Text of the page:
2. On the evening of the first day of the week, when the disciples were together, with the doors locked for fear of the Jewish leaders, Jesus came and stood among them and said, “Peace be with you!” After he said this, he showed them his hands and side. The disciples were overjoyed when they saw the Lord. . . . Now Thomas (called Didymus), one of the Twelve, was not with the disciples when Jesus came. So the other disciples told him, “We have seen the Lord!” But he said to them, “Unless I see the nail marks in his hands and put my finger where the nails were, and put my hand into his side, I will not believe.” A week later his disciples were in the house again, and Thomas was with them. Though the doors were locked, Jesus came and stood among them and said, “Peace be with you!” Then he said to Thomas, “Put your finger here; see my hands. Reach out your hand and put it into my side. Stop doubting and believe.” Thomas said to him, “My Lord and my God!” Then Jesus told him, “Because you have seen me, you have believed; blessed are those who have not seen and yet have believed”—John 20:19-20, 24-29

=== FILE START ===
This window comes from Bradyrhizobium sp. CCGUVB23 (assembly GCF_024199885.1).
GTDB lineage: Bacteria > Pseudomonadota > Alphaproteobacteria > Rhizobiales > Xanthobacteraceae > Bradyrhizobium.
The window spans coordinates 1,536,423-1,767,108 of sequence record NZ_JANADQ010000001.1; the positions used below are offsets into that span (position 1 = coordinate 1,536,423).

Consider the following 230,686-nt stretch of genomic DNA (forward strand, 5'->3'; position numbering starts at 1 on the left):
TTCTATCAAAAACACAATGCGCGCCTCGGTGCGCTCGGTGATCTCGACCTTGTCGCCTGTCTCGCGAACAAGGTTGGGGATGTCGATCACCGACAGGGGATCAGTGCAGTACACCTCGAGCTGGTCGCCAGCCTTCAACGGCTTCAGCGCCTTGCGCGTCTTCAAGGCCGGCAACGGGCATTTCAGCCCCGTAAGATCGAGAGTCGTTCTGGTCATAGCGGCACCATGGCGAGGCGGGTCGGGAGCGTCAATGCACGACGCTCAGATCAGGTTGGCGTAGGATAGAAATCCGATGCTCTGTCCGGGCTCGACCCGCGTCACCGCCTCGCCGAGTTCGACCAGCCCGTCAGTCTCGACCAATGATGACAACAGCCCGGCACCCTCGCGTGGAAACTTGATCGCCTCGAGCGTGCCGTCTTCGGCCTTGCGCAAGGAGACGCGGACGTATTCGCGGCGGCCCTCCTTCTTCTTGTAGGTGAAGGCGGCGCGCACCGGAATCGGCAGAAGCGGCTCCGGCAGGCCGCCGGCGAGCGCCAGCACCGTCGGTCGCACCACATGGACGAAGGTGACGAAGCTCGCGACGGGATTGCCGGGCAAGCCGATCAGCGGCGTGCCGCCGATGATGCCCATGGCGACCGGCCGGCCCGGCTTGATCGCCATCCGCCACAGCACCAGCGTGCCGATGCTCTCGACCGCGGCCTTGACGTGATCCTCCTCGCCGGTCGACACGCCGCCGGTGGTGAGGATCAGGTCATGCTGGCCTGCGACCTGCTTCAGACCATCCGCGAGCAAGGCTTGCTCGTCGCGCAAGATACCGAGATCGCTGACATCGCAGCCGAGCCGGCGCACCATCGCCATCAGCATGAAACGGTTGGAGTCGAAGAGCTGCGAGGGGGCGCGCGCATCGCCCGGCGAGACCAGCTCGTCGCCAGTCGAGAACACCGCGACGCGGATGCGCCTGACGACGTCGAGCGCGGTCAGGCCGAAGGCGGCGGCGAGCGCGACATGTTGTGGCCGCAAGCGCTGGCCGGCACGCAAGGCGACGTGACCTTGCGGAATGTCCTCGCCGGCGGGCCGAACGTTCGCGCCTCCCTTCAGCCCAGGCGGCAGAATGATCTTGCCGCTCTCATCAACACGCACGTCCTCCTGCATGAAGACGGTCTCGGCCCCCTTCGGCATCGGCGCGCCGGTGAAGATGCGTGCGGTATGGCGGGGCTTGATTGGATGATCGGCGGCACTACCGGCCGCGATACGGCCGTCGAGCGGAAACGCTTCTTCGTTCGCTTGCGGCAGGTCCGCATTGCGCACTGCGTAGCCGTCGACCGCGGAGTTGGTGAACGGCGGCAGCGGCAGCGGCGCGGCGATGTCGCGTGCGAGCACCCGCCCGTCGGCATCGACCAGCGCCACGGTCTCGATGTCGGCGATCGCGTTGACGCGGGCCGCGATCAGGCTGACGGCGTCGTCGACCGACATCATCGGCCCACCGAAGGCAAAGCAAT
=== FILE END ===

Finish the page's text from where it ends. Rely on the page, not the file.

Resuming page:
3. All these people (OT heroes of the faith) were still living by faith when they died. They did not receive the things promised; they only saw them and welcomed them from a distance, admitting that they were foreigners and strangers on earth. . . . These were all commended for their faith, yet none of them received what had been promised—Hebrew 11:13, 39
5. The Bible is like God’s resume to us; it tells what he is about. All the stories, the characters who appear, are like the references that we can check that validate that this resume can be relied upon. It is one of the chief reasons we do Bible study: to remain ever connected to who and what God is, that we would carry that through our daily lives.